Water buffalos – embracing the pejorative?

I tend to hear the term “water buffalo” as pejorative – the old, lumbering water managers of a bygone era of dam-building and overconsumption. Not so, say the folks at the Central Arizona Project:

Just what is a water buffalo? In Arizona, they are those iconic figures who had the foresight to plan ahead to meet the water needs of a growing desert community. Without them, we might not have the Central Arizona Project and the state’s water situation might be bleak.

 I stand corrected, I guess.


One Comment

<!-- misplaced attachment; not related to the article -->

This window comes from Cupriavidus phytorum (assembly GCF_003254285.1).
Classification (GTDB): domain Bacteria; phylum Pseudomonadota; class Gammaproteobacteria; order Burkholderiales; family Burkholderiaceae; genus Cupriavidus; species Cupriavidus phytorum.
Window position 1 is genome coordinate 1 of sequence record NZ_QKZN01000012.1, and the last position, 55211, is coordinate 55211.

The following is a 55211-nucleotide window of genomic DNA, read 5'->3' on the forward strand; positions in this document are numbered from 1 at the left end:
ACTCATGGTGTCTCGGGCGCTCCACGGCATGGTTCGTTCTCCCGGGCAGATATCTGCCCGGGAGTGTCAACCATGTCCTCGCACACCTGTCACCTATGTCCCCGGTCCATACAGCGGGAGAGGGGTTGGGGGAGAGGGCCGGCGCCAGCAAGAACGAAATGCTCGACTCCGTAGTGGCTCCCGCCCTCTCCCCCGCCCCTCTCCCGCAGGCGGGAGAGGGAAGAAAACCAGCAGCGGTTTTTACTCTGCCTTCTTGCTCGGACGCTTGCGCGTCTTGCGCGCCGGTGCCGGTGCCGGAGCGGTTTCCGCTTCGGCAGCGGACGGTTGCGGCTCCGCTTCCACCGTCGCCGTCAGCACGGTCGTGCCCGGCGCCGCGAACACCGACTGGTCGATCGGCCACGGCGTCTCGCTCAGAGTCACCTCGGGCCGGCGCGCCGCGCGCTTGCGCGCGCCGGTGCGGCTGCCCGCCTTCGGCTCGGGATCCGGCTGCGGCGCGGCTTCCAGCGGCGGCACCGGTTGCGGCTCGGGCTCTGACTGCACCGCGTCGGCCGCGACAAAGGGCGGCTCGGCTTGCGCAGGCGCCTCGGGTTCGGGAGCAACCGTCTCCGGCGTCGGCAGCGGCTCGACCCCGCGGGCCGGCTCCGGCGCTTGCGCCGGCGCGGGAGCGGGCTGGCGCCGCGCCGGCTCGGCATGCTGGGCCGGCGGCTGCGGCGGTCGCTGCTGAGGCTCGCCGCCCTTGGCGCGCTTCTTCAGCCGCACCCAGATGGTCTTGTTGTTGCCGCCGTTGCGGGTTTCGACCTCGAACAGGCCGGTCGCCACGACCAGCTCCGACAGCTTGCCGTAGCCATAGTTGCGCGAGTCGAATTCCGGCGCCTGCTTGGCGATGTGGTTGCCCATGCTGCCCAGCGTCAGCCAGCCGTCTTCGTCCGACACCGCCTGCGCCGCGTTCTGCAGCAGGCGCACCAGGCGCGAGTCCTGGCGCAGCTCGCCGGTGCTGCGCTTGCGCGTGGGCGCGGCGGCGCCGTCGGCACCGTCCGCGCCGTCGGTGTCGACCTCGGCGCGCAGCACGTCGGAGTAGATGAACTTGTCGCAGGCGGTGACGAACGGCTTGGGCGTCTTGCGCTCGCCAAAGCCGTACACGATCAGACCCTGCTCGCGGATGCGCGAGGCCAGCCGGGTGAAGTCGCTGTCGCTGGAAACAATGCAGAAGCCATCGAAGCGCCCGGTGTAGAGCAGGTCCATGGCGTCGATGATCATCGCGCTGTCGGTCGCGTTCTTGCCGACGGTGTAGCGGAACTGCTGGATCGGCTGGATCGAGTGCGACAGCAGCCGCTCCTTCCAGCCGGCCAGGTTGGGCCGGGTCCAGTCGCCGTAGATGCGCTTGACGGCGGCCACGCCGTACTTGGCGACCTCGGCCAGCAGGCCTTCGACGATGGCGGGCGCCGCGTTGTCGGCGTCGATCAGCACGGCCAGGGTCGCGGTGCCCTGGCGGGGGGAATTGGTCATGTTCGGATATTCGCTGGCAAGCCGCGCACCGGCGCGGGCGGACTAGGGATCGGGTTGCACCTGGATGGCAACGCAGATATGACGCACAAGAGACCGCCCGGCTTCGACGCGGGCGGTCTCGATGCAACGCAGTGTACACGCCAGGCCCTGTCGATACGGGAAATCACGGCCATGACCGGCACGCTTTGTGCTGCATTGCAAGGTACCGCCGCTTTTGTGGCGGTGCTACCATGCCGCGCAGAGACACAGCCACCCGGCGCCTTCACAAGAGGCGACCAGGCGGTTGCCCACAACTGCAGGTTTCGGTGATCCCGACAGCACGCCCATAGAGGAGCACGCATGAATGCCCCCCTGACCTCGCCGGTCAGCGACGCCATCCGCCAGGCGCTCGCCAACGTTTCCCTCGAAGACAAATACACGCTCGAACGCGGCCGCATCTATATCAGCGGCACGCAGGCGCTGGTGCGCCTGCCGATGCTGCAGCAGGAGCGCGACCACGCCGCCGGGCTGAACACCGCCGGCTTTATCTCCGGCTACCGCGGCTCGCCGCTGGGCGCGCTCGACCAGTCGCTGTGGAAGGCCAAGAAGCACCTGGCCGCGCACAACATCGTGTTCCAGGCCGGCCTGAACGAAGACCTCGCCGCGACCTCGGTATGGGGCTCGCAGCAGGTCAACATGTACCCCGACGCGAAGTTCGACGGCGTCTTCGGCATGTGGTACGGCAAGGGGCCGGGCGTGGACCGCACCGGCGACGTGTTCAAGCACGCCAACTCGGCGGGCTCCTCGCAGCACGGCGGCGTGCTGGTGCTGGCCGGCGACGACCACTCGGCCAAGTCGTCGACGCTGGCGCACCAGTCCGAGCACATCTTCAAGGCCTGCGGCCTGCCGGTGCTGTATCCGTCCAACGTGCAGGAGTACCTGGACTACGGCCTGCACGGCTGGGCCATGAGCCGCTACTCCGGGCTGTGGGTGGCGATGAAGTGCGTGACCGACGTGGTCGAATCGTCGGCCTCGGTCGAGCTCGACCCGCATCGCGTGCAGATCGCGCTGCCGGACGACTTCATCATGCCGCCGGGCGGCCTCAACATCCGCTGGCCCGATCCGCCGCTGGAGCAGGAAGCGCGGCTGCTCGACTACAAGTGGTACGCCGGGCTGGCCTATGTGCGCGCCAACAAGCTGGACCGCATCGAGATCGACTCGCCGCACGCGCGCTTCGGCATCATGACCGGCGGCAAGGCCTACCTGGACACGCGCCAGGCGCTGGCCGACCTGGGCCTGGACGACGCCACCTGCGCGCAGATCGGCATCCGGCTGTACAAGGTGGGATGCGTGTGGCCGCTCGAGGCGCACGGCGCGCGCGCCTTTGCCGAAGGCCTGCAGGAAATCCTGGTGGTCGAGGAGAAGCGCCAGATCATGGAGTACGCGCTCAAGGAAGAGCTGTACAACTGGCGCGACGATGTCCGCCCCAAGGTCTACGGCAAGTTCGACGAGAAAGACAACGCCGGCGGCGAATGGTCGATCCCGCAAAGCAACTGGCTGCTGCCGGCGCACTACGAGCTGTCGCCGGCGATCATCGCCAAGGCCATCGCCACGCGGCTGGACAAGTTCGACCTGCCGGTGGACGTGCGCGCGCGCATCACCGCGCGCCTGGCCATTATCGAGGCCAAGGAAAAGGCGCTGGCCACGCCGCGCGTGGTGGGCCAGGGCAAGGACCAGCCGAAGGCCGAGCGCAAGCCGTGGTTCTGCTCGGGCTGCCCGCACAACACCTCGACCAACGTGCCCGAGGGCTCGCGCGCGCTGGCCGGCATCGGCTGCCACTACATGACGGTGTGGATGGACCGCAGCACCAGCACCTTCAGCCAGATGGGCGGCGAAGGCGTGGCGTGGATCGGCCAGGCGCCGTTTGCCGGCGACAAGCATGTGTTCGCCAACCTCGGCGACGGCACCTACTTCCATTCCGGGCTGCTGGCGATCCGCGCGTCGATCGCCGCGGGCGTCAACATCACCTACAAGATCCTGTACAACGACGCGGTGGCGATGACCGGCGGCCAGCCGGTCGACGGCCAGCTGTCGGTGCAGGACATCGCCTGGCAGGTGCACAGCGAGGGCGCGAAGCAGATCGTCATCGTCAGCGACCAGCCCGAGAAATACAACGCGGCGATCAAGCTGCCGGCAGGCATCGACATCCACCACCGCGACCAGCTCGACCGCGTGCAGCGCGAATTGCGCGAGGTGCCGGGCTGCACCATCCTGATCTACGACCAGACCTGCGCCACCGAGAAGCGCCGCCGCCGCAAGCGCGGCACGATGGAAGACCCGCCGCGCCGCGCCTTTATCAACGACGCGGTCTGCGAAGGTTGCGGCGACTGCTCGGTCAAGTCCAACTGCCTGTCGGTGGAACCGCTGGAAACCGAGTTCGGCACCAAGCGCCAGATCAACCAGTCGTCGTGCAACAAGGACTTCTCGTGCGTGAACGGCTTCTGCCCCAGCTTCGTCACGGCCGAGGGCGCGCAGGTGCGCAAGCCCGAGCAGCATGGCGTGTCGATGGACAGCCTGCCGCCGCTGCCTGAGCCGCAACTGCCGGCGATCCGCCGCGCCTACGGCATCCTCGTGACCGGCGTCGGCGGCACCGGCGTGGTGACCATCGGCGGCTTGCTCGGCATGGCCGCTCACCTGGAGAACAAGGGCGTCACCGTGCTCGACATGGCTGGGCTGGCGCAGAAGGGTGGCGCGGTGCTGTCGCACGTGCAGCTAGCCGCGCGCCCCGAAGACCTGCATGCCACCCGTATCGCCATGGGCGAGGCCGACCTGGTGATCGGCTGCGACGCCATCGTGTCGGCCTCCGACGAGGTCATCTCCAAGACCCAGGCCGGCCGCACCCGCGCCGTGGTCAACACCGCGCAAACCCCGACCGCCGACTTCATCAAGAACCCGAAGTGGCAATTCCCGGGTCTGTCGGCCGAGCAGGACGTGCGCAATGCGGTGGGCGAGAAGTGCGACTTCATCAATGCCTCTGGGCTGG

1. The term “Water buffalo” could embody both positive and negative traits. I love water buffalos, the big black creatures I came to know in Viet Nam, and later observed in Malaysia and Israel. They are strong, resilient, tireless, and they can be dangerous if they think they are being threatened by a person they don’t know. In Viet Nam it was common for water buffalos to be managed by children, who grew up with them. As you know, the “buffalos” of the American west are not buffalos but bison. So, with that amount of contradictory and confusing information, it seems to me that the term “water buffalo” as used in New Mexico does not need to be pejorative, but could instead refer simply to one who has been messing around in water for a long time.

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